Art and Judaism in the Greco-Roman World Toward a New Jewish Archaeology Synopsis
Art and Judaism in the Greco-Roman World explores the Jewish experience with art during the Greco-Roman period - from the Hellenistic period through the rise of Islam. It starts with the premise that Jewish art in antiquity was a 'minority' or 'ethnic' art and surveys ways that Jews fully participated in, transformed, and at times rejected the art of their general environment. Art and Judaism focuses upon the politics of identity during the Greco-Roman period, even as it discusses ways that modern identity issues have sometimes distorted and at other times refined scholarly discussion of ancient Jewish material culture. Art and Judaism, the first historical monograph on ancient Jewish art in forty years, evaluates earlier scholarship even as it sets out in new directions. Placing literary sources in careful dialogue with archaeological discoveries, this 'New Jewish Archaeology' is an important contribution to Judaic Studies, Religious Studies, Art History, and Classics.
Art and Judaism in the Greco-Roman World Toward a New Jewish Archaeology Press Reviews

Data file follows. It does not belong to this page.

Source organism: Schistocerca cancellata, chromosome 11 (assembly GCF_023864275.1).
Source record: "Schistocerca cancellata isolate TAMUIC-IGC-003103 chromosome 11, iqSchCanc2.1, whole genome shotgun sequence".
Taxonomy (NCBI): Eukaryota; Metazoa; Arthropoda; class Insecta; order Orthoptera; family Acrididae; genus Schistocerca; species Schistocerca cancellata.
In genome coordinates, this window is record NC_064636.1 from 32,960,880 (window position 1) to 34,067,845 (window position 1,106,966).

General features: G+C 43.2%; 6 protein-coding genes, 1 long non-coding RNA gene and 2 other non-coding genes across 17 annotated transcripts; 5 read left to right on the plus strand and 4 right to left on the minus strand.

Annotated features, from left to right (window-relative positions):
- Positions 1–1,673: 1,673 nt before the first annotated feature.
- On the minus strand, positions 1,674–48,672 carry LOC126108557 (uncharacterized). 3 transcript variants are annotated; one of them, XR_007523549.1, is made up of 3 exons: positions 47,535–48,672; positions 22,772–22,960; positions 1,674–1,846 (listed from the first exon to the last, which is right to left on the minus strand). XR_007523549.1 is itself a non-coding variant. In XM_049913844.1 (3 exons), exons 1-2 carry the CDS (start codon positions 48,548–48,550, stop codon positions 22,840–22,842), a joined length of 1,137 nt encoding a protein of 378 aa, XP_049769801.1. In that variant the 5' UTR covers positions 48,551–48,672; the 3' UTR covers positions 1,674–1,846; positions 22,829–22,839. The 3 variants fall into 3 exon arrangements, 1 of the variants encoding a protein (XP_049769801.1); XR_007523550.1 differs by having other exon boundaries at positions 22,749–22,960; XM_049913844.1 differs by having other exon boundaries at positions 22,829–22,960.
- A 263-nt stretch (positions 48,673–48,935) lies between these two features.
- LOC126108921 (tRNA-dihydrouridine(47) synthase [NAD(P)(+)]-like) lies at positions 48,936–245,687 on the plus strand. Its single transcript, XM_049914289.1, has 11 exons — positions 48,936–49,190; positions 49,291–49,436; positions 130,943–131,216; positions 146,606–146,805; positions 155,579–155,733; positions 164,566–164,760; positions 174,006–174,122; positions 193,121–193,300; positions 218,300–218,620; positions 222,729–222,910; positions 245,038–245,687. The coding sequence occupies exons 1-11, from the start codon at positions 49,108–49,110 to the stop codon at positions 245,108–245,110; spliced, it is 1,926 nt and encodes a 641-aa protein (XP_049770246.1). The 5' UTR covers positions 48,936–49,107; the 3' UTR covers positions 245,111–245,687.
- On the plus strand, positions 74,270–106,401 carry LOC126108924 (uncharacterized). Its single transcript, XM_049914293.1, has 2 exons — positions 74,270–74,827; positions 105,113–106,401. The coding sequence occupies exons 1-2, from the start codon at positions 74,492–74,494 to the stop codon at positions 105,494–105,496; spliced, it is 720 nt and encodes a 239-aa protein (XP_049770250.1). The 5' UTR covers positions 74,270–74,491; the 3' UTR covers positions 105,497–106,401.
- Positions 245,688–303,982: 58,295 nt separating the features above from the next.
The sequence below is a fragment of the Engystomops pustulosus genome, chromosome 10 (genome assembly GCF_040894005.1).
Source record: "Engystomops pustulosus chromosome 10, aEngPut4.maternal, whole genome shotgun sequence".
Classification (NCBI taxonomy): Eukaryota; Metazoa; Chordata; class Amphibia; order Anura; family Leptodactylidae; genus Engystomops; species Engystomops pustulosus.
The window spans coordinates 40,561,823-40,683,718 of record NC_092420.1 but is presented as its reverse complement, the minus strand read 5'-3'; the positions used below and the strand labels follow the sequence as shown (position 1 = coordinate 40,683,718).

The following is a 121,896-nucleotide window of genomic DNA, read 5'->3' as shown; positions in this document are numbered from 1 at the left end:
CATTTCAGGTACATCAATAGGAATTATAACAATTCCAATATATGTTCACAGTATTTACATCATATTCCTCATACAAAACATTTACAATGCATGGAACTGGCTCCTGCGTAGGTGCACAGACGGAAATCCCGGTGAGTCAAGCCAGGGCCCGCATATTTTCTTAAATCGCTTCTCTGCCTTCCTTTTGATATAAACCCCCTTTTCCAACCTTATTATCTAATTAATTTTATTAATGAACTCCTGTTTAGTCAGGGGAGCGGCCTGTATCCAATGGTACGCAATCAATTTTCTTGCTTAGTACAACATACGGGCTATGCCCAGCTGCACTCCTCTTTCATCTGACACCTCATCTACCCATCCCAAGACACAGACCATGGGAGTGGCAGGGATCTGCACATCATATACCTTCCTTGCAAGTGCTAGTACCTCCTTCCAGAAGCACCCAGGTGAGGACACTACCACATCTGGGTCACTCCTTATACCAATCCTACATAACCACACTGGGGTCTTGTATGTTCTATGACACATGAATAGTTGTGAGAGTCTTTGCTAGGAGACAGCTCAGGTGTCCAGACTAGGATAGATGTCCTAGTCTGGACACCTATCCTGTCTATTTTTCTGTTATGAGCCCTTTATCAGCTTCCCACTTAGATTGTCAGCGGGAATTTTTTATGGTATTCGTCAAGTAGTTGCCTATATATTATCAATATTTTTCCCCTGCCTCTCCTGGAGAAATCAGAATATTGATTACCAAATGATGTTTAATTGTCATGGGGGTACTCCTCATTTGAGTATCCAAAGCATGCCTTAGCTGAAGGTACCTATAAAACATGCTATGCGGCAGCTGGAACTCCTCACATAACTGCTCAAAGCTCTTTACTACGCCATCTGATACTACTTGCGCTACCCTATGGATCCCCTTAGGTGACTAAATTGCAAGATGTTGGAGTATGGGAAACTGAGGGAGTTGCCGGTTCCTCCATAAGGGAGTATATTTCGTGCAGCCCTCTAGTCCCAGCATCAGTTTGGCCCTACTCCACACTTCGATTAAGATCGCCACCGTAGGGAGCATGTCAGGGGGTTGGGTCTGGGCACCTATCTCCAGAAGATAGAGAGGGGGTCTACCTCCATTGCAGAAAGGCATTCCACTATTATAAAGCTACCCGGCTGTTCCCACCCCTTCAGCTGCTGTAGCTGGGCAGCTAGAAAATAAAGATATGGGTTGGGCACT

'... this is a rich and important work that will be central to all future discussions of ancient Jewish art and Judaism. Fine demonstrates that ancient Jewish art must be understood within the context of the Greco-Roman world as well as from the perspective of the history of art ...' Bryn Mawr Classical Review 'The first section introducing the history of how interest in Jewish art evolved is fascinating, and the author's use of rabbinical texts is authoritative. There is a vast volume of data here, extremely beneficial for students and scholars alike.' Minerva 'Praiseworthy for its near encyclopedic coverage and its insights into the evolution of late ancient Jewish material culture and theology, the book's supreme virtues reside in its humane and refreshing methodology.' Kalman P. Bland, Bulletin of the American Schools of Oriental Research 'It is a book which deserves wide readership and debate. ... This book is sparky ... it is highly intelligent and fizzes with good ideas ... it is scholarly - and also pleasingly self-reflexive about its scholarship. It is a book that takes the sword to the idea of Jewish aniconism ... and like most slashing swords it doesn't take prisoners. It absolutely should be read by anyone interested in the theology or history of visual representation in the late antique.' Journal of Theological Studies '... a landmark book which both signals a fundamental transformation in its field and is at the same time the performer of a great element of the change. The study of Jewish art and archaeology in antiquity will not be the same after it ...' Jas Elsner, Oxford University